The new SOLIDWORKS PDM 2018 is packed with enhancements, but one of the most interesting is the revision table integration. Gone are the days of workarounds to both update the revision table in SolidWorks and to limit the amount of rows on that Revision table.

This exciting new feature will let you:

  • Read and write values from or to a SOLIDWORKS revision table.
  • Configure SOLIDWORKS PDM variables to automatically add information such as revision date, description, and approver to a new row in the table or to update the last row.
  • Change the mapped variable values in the file’s data card, the values in the table are updated and vice versa.
  • Updated automatically the revision table row by using 2 methods:
    1. Set variable transition actions, and
    2. Set Revision command.

Let’s take a look at this new feature and how we can make it work.

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What’s New SOLIDWORKS 2018: Graphics Body Enhancements

Monday, October 23rd, 2017

SOLIDWORKS 2018 brings a number of enhancements to working with graphics bodies in SOLIDWORKS, which are documented in this blog and companion video. Graphics bodies result from importing a mesh file type into SOLIDWORKS. Mesh file types such as .OBJ or .STL are most commonly associated with 3D printing and 3D scanning, but may also come from other modelling software.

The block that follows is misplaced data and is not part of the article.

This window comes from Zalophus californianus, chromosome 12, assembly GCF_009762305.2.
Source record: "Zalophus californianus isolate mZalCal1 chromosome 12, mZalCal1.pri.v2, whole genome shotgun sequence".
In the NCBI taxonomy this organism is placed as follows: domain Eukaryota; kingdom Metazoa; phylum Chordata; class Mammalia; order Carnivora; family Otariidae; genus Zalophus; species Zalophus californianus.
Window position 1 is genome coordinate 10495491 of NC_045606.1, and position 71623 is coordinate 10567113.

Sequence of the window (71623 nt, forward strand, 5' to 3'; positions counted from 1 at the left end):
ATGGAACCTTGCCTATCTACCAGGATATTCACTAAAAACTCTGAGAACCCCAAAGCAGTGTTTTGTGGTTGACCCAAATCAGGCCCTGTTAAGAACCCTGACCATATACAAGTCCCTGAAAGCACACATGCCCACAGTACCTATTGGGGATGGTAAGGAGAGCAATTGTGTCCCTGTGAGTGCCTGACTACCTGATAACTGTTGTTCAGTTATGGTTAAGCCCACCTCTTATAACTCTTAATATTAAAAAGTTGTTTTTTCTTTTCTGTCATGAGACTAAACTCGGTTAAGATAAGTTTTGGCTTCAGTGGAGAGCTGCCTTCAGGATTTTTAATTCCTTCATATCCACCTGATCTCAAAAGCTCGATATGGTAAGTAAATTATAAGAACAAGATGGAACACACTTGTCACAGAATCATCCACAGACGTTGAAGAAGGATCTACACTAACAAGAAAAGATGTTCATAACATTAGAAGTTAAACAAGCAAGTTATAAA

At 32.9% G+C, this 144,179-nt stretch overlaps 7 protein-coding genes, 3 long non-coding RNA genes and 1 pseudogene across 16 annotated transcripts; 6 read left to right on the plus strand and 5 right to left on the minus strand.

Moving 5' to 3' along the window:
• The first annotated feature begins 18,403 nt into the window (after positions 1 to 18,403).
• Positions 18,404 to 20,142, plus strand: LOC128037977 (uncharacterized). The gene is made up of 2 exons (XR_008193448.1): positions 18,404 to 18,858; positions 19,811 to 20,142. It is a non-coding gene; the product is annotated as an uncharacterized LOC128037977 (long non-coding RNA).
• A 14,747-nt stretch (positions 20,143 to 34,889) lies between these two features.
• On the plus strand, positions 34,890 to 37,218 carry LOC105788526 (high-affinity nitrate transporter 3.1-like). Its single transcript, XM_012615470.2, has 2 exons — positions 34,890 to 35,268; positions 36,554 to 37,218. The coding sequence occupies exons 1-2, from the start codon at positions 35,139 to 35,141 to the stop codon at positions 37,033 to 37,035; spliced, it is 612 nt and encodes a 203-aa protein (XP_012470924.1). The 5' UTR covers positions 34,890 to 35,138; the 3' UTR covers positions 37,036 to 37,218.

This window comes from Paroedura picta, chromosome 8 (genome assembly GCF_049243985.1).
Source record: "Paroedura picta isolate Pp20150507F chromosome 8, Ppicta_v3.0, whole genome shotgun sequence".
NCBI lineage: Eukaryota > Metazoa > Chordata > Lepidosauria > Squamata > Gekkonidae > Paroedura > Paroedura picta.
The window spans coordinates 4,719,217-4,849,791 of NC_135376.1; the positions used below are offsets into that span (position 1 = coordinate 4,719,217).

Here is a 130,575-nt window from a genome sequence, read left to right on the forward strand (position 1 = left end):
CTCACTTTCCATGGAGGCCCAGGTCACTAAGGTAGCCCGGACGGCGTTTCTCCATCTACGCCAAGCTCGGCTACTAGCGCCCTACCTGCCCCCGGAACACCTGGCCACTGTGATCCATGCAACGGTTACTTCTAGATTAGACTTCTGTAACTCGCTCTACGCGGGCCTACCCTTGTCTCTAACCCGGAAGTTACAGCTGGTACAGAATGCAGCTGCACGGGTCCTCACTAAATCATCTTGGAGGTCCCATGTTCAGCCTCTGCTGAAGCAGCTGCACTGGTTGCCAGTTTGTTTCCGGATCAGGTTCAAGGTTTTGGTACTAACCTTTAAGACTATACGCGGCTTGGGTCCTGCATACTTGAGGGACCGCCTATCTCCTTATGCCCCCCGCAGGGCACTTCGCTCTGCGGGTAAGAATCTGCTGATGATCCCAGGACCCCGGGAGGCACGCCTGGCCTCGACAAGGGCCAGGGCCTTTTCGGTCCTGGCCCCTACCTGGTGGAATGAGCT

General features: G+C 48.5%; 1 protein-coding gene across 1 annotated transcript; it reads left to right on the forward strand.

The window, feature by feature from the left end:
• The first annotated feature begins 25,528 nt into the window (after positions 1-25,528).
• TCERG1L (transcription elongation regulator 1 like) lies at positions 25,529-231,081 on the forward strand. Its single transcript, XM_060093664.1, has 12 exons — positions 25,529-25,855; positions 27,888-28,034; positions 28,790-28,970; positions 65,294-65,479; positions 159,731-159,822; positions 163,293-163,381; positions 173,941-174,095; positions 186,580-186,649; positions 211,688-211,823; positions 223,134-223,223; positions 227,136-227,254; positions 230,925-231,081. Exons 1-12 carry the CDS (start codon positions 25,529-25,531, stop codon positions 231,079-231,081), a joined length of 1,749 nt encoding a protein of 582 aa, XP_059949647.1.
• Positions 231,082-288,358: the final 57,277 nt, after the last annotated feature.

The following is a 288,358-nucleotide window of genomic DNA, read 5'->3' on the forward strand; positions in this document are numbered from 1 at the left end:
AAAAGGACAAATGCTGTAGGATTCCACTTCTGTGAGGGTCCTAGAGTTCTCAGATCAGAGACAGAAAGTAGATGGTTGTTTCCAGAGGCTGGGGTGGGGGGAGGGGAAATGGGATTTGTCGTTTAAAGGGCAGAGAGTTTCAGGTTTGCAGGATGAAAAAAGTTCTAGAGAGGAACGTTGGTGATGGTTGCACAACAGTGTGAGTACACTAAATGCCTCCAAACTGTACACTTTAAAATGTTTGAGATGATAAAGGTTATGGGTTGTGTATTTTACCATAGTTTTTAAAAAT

As graphics bodies represent tessellated geometry (a simplified representation made up of a mesh of triangles), historically they could only be used for limited visual reference. If even basic reverse engineering from the graphics body was desired, it typically required the use of an add-in such as ScanTo3D.

Now in SOLIDWORKS 2018 sketch entities can reference the mesh directly, allowing the ability to “sketch over” the mesh for manual remodeling or taking key measurements.

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What’s New SOLIDWORKS 2018: Layers and Colors for Hatches

Friday, October 20th, 2017

Layers have been available for many years in SOLIDWORKS, allowing users to assign drawings entities to them and control many visual aspects including visibility as well as line color, thickness, and style. New in SOLIDWORKS 2018, hatches can be added to layers, providing even greater flexibility when working with cross sections or adding hatches manually. In this article, we’ll cover how to create layers, assign hatches to them, and control hatch color. For added flair, we’ll be working with the deadly, motorized fidget spinner shown below.

What’s New SOLIDWORKS 2018: Layers and Colors for Hatches Figure 1 – Hawk Ridge Shuriken Fidget Spinner Assembly

Hatches are only available in drawings, and can be manually applied to closed contours/regions or automatically generated by cross section views. A quick cross section of the model shown in Figure 1 results in the drawing view shown below.